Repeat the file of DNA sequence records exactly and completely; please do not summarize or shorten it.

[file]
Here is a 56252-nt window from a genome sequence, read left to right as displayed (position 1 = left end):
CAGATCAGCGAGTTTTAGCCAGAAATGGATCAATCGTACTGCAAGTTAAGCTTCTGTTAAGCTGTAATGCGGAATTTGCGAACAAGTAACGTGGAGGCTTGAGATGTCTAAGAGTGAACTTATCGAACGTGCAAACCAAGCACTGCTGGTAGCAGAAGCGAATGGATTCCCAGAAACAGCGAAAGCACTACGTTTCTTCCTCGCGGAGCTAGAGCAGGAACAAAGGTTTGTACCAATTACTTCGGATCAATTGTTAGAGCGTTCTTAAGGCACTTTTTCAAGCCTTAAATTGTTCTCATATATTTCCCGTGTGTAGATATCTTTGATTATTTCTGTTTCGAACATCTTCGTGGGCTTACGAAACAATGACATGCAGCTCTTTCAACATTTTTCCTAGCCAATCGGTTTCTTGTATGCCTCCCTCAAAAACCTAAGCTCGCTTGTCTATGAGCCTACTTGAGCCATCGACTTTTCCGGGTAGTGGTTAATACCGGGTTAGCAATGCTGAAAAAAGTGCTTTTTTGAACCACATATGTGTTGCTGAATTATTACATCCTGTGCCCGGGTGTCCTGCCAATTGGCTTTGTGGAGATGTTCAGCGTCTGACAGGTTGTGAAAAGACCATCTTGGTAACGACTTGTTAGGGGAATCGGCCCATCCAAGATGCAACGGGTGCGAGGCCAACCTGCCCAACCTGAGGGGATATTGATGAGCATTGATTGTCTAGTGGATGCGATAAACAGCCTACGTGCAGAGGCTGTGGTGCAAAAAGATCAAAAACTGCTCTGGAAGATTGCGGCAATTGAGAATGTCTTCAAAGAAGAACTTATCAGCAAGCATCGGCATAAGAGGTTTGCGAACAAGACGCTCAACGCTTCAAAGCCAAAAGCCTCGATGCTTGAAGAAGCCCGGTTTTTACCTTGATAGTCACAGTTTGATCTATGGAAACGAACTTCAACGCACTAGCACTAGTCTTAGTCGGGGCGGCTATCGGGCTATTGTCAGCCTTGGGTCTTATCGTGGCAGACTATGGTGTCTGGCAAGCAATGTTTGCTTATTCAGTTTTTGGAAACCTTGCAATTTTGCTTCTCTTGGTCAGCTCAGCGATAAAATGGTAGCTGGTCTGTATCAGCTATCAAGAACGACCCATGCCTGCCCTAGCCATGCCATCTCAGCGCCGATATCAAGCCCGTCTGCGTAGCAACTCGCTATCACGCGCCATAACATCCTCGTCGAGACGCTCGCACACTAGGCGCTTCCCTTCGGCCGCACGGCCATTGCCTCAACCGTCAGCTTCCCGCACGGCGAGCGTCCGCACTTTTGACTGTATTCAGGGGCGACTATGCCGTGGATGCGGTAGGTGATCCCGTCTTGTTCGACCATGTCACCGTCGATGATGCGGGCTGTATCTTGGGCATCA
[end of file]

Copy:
Here is a 56252-nt window from a genome sequence, read left to right as displayed (position 1 = left end):
CAGATCAGCGAGTTTTAGCCAGAAATGGATCAATCGTACTGCAAGTTAAGCTTCTGTTAAGCTGTAATGCGGAATTTGCGAACAAGTAACGTGGAGGCTTGAGATGTCTAAGAGTGAACTTATCGAACGTGCAAACCAAGCACTGCTGGTAGCAGAAGCGAATGGATTCCCAGAAACAGCGAAAGCACTACGTTTCTTCCTCGCGGAGCTAGAGCAGGAACAAAGGTTTGTACCAATTACTTCGGATCAATTGTTAGAGCGTTCTTAAGGCACTTTTTCAAGCCTTAAATTGTTCTCATATATTTCCCGTGTGTAGATATCTTTGATTATTTCTGTTTCGAACATCTTCGTGGGCTTACGAAACAATGACATGCAGCTCTTTCAACATTTTTCCTAGCCAATCGGTTTCTTGTATGCCTCCCTCAAAAACCTAAGCTCGCTTGTCTATGAGCCTACTTGAGCCATCGACTTTTCCGGGTAGTGGTTAATACCGGGTTAGCAATGCTGAAAAAAGTGCTTTTTTGAACCACATATGTGTTGCTGAATTATTACATCCTGTGCCCGGGTGTCCTGCCAATTGGCTTTGTGGAGATGTTCAGCGTCTGACAGGTTGTGAAAAGACCATCTTGGTAACGACTTGTTAGGGGAATCGGCCCATCCAAGATGCAACGGGTGCGAGGCCAACCTGCCCAACCTGAGGGGATATTGATGAGCATTGATTGTCTAGTGGATGCGATAAACAGCCTACGTGCAGAGGCTGTGGTGCAAAAAGATCAAAAACTGCTCTGGAAGATTGCGGCAATTGAGAATGTCTTCAAAGAAGAACTTATCAGCAAGCATCGGCATAAGAGGTTTGCGAACAAGACGCTCAACGCTTCAAAGCCAAAAGCCTCGATGCTTGAAGAAGCCCGGTTTTTACCTTGATAGTCACAGTTTGATCTATGGAAACGAACTTCAACGCACTAGCACTAGTCTTAGTCGGGGCGGCTATCGGGCTATTGTCAGCCTTGGGTCTTATCGTGGCAGACTATGGTGTCTGGCAAGCAATGTTTGCTTATTCAGTTTTTGGAAACCTTGCAATTTTGCTTCTCTTGGTCAGCTCAGCGATAAAATGGTAGCTGGTCTGTATCAGCTATCAAGAACGACCCATGCCTGCCCTAGCCATGCCATCTCAGCGCCGATATCAAGCCCGTCTGCGTAGCAACTCGCTATCACGCGCCATAACATCCTCGTCGAGACGCTCGCACACTAGGCGCTTCCCTTCGGCCGCACGGCCATTGCCTCAACCGTCAGCTTCCCGCACGGCGAGCGTCCGCACTTTTGACTGTATTCAGGGGCGACTATGCCGTGGATGCGGTAGGTGATCCCGTCTTGTTCGACCATGTCACCGTCGATGATGCGGGCTGTATCTTGGGCATCA